The Connecticut Comptroller’s Office released its updated report on savings generated by Gov. Dannel Malloy’s 2017 agreement with the State Employees Bargaining Agent Coalition, showing the that actual savings to the state were $200 million less than the estimated $2 billion over the course of 2020 and 2021.
The 2017 SEBAC Agreement awarded state employees layoff protection, raises and a 10-year extension of the 1997 SEBAC contract, an umbrella contract that controls retirement and benefits for Connecticut’s state employee unions, in exchange for a temporary wage freeze, increased pension contributions, higher medical copays and switching retirees onto the Medicare Advantage program.
The deal came when Connecticut faced a severe budget shortfall and Malloy’s agreement with the unions was touted to save Connecticut $24 billion over twenty years.
According to the Comptroller’s latest report, the agreement has generated $2.5 billion in total savings over the past four years. While a majority of the contract’s savings provisions fell short of projections, a specific few outperformed, generating more savings than initially estimated.
Notably, the negotiated wage freeze for state employees, resulted in $130 million less in savings that initially projected, and savings from changes to state employee pension calculations came up $176.1 million short.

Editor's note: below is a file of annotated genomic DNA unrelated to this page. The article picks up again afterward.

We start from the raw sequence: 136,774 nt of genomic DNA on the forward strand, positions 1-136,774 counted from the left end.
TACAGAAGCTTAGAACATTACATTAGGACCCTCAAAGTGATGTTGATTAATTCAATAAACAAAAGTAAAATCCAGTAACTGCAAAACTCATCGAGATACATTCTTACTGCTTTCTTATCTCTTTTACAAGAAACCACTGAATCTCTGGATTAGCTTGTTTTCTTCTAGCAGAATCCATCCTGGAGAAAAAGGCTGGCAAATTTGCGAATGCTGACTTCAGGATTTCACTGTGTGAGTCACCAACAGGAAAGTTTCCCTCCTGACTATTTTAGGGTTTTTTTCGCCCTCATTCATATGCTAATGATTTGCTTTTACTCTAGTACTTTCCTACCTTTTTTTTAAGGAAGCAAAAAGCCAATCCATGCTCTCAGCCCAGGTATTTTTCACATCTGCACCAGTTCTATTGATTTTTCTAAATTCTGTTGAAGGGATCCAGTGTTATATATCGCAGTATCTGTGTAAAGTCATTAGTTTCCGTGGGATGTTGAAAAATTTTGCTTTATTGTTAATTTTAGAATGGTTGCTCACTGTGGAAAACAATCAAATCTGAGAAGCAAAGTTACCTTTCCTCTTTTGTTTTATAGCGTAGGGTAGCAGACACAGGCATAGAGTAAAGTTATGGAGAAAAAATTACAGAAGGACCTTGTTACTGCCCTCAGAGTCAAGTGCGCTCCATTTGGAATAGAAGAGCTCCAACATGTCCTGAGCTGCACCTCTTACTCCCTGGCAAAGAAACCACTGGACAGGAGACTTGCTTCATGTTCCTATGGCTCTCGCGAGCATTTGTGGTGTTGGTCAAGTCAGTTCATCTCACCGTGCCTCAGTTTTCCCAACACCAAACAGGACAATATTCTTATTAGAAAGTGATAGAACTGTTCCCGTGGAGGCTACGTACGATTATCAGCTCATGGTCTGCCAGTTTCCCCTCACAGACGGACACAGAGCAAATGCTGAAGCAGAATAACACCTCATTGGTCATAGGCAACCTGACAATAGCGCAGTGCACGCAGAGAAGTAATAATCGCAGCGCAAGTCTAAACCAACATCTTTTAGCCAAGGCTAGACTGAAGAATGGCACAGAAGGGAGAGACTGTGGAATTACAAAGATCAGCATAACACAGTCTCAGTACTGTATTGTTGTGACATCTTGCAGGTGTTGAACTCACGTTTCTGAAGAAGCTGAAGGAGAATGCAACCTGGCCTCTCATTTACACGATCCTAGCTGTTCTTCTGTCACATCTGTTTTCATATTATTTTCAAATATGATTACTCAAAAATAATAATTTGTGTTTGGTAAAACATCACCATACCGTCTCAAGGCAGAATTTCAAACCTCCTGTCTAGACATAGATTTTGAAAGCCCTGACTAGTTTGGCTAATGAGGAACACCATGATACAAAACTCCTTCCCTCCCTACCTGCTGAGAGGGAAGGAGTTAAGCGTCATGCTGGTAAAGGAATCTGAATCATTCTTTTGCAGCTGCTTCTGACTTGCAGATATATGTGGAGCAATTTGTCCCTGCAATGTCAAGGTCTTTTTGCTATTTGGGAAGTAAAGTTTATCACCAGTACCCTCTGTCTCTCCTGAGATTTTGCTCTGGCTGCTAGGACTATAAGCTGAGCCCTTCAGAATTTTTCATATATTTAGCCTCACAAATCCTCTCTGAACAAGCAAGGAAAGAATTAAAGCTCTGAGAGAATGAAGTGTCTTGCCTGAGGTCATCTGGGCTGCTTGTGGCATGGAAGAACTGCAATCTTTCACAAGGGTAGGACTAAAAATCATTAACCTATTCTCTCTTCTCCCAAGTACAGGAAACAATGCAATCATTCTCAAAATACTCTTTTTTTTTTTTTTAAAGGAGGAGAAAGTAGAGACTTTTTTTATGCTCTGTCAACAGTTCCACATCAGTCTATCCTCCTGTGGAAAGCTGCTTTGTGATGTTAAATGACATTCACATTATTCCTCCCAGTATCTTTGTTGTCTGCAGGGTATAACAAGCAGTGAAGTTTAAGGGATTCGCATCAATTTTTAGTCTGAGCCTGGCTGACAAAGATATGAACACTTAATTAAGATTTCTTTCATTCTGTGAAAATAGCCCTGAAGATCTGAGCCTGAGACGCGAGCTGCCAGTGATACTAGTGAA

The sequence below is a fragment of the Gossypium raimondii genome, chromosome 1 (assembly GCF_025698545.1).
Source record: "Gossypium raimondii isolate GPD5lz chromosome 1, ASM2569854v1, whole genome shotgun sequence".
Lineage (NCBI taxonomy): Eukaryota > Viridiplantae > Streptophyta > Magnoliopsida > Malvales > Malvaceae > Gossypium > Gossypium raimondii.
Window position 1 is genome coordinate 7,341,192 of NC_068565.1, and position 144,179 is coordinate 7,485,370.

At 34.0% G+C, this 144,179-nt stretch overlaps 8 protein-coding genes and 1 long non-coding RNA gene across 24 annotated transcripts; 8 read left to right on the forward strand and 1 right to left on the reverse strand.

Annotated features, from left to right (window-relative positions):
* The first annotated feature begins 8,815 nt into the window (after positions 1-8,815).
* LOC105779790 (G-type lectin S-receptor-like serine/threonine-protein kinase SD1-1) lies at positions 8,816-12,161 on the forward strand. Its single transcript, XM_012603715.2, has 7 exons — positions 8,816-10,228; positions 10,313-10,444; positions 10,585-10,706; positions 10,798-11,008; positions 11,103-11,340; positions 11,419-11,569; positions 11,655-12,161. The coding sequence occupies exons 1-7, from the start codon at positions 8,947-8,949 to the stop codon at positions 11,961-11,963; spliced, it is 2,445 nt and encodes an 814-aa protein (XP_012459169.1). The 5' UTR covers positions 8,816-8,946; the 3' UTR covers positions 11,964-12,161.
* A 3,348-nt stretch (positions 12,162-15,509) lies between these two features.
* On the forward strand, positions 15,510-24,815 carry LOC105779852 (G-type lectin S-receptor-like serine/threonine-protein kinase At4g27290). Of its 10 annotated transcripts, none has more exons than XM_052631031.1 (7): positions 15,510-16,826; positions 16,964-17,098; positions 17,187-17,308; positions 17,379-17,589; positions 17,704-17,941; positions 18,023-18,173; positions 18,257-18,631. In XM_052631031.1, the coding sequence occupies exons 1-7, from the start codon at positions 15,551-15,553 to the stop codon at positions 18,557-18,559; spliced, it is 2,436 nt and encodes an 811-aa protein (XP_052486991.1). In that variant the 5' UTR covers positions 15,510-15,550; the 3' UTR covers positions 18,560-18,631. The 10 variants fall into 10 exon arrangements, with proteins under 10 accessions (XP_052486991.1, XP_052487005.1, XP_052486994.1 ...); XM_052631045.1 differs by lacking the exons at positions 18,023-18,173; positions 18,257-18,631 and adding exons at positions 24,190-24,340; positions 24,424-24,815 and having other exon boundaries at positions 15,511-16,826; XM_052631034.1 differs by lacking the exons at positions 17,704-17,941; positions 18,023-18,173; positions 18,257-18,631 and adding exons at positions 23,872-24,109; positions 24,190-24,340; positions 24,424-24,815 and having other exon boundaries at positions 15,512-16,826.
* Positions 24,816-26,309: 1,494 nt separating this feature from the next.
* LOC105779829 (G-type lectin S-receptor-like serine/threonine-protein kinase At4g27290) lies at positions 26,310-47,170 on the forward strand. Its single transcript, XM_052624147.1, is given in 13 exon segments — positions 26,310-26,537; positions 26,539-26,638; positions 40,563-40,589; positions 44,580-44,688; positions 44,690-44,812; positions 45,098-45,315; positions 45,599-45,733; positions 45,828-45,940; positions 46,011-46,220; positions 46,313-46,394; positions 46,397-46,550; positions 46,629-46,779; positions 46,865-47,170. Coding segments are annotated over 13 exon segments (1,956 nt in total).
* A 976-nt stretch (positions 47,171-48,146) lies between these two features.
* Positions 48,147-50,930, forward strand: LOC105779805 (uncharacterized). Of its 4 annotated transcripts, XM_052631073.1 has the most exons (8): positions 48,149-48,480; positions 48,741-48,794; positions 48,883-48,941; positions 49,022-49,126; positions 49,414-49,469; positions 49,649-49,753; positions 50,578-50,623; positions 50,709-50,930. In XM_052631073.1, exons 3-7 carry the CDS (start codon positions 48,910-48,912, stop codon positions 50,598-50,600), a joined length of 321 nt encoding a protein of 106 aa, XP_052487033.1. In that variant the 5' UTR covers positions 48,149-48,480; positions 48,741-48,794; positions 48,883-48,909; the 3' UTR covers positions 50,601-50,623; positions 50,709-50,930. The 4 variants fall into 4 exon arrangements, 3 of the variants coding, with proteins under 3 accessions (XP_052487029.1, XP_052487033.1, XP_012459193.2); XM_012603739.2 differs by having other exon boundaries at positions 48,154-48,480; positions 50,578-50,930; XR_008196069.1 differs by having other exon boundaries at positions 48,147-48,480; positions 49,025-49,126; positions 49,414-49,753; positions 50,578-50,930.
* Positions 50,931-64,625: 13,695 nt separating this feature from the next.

However, the switch to Medicare Advantage and state employee attrition resulted in savings of $65 million more than originally projected.
As part of the agreement, the Comptroller’s Office is supposed to produce a yearly report documenting the savings from the agreement compared with projections, although the report has now only been released every two years thus far.
The previous report for the years of 2018 and 2019 showed the SEBAC Agreement actually saved $128.8 million more than estimated. Those savings came almost entirely from the switch to Medicare Advantage, while most of the other savings provisions did not meet expectations.
Even with the switch to Medicare Advantage generating higher-than-expected savings, the 2017 deal has now ultimately fallen short by roughly $71 million since implementation.
In the report, the Comptroller’s Office says that the COVID-19 pandemic made assessing employee benefits “particularly challenging to evaluate, due to the underlying changes in health care utilization.”
The report also notes that the more time that calculating savings from the agreement becomes more difficult as time passes.
“This is especially true for changes with-in complex systems like health care or pensions,” the report says. “As we continue to move further out from the initial implementation date of SEBAC 2017, the accuracy of the savings attributed to such changes related to the agreement will be less certain.